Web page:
UAE police claim Blackberry outage made driving safer

'The roads became much safer when BlackBerry stopped working'

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Make of this what you will: Police in the United Arab Emirates contend that last week's extended BlackBerry service outage significantly reduced traffic accidents there.

(8 piles of paper replaced by iPads)

From a story in The National, based in Abu Dhabi:

In Dubai, traffic accidents fell 20 per cent from average rates on the days BlackBerry users were unable to use its messaging service. In Abu Dhabi, the number of accidents (last) week fell 40 per cent and there were no fatal accidents.

Brig. Gen. (Hussein Al) Al Harethi said: "Accidents were reduced by 40 per cent and the fact that BlackBerry services were down definitely contributed to that. ... People are slowly starting to realize the dangers of using their phone while driving. The roads became much safer when BlackBerry stopped working."

If the purported cause and effect here is actual cause and effect, then perhaps instead of BlackBerry maker Research in Motion offering "we're sorry" gifts to inconvenienced customers, those customers - at least those in the UAE - should be sending thank-you notes to RIM.

Seriously, while it's certainly conceivable that the lengthy outage helped keep driver eyes on the road, there are other possibilities. Writes Graham Cluley, senior technology consultant at Sophos:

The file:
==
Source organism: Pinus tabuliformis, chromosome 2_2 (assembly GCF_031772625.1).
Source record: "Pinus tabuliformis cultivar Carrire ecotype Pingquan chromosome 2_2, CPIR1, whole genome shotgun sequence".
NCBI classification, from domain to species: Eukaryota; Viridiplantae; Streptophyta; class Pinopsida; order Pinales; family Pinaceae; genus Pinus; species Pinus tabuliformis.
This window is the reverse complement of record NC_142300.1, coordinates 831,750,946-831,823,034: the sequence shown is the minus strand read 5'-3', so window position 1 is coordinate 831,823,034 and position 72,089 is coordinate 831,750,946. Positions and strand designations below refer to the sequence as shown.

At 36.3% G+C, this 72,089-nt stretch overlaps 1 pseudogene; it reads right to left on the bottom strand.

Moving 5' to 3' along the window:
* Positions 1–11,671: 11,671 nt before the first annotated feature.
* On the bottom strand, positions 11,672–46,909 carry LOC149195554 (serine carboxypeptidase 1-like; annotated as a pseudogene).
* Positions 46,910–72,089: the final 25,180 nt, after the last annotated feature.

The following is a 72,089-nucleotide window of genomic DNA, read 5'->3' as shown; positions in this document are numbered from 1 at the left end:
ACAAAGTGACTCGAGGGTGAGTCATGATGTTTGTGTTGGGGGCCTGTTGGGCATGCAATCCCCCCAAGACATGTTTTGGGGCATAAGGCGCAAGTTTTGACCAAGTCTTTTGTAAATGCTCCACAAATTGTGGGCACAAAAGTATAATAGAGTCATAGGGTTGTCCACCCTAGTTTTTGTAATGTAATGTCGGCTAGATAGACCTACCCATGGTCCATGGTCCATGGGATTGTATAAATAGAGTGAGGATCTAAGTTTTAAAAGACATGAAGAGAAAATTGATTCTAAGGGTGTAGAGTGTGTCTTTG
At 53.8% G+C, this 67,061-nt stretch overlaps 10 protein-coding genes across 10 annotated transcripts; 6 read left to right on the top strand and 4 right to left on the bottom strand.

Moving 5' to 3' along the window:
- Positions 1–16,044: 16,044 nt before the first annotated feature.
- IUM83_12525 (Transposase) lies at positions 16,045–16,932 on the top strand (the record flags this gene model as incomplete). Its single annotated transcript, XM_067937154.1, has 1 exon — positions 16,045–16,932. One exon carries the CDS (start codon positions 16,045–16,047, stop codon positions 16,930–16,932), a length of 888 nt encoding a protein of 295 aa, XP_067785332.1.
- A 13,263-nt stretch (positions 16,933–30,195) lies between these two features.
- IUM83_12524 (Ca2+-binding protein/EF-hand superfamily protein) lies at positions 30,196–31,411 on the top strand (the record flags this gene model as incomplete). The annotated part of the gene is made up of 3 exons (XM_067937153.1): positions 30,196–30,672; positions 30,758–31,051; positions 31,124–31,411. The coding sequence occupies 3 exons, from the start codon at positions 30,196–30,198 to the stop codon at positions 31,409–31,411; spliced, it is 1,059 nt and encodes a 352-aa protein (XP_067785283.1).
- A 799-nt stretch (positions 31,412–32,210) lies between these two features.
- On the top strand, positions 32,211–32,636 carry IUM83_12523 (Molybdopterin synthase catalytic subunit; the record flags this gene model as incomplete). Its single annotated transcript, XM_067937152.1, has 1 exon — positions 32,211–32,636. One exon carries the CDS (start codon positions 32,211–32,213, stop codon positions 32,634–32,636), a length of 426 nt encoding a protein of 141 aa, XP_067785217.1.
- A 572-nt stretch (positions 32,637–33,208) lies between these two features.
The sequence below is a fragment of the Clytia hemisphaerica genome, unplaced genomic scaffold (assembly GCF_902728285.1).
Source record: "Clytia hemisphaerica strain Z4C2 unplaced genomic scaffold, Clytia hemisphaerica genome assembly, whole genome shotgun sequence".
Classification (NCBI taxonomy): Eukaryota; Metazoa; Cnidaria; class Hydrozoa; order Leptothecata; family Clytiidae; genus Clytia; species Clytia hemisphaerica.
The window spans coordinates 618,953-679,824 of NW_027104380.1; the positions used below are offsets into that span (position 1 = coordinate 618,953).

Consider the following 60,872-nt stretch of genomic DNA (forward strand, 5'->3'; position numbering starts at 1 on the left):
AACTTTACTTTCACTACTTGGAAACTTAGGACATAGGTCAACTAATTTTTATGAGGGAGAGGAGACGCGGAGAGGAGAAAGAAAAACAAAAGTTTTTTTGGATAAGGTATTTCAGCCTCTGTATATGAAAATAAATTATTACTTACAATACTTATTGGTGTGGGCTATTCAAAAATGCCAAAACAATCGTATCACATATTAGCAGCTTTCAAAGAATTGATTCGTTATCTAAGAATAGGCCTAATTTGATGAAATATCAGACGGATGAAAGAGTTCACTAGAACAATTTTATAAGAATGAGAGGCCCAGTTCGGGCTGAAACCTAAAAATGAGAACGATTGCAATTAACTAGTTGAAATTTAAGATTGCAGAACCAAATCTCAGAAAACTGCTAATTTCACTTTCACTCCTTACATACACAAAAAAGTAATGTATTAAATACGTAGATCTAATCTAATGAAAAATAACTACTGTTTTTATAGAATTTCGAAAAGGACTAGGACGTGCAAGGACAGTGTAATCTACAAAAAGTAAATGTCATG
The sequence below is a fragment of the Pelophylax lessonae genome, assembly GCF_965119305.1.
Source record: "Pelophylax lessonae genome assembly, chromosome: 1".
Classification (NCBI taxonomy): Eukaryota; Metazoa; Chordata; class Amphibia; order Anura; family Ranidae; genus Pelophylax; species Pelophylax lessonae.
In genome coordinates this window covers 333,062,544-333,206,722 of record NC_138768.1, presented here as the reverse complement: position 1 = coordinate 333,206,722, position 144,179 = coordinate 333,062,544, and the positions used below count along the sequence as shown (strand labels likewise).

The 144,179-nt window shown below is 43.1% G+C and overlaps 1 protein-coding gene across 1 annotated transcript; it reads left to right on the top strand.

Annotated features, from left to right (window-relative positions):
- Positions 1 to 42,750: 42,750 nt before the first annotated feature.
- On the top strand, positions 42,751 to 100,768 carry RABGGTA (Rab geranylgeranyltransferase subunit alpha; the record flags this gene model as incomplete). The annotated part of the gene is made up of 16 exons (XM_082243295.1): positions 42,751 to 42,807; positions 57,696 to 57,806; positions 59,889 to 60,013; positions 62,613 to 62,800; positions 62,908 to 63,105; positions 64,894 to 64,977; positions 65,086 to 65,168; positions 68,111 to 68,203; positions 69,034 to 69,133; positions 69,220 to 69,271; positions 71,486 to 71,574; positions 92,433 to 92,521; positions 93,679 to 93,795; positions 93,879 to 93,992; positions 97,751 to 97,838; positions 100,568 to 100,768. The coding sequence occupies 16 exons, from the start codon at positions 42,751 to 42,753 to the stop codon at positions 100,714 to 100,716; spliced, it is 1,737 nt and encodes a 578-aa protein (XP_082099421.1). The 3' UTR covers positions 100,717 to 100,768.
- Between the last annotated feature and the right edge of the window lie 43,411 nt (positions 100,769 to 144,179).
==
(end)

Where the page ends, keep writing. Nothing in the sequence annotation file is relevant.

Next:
At the end of last month, popular UAE footballer Theyab Awana was killed in a high speed crash near Abu Dhabi, and it was claimed that he was sending a message on his BlackBerry when he hit a lorry.

The football star's father, Awana Ahmad Al Mosabi, made an emotional plea to people not to use smartphones while driving, and a Facebook campaign against the use of BlackBerry Messenger while driving has grown in popularity.

Texting and driving is against the law in the UAE and The National story mentions statistics about fines that are levied that would indicate more vigorous enforcement may be playing a role, too.

And a final note: While paling in comparison to any possible effect on traffic safety, we did learn several years ago that an extended disruption of BlackBerry service can be detrimental to interpersonal relationships. See: BlackBerry owes this guy a girlfriend.

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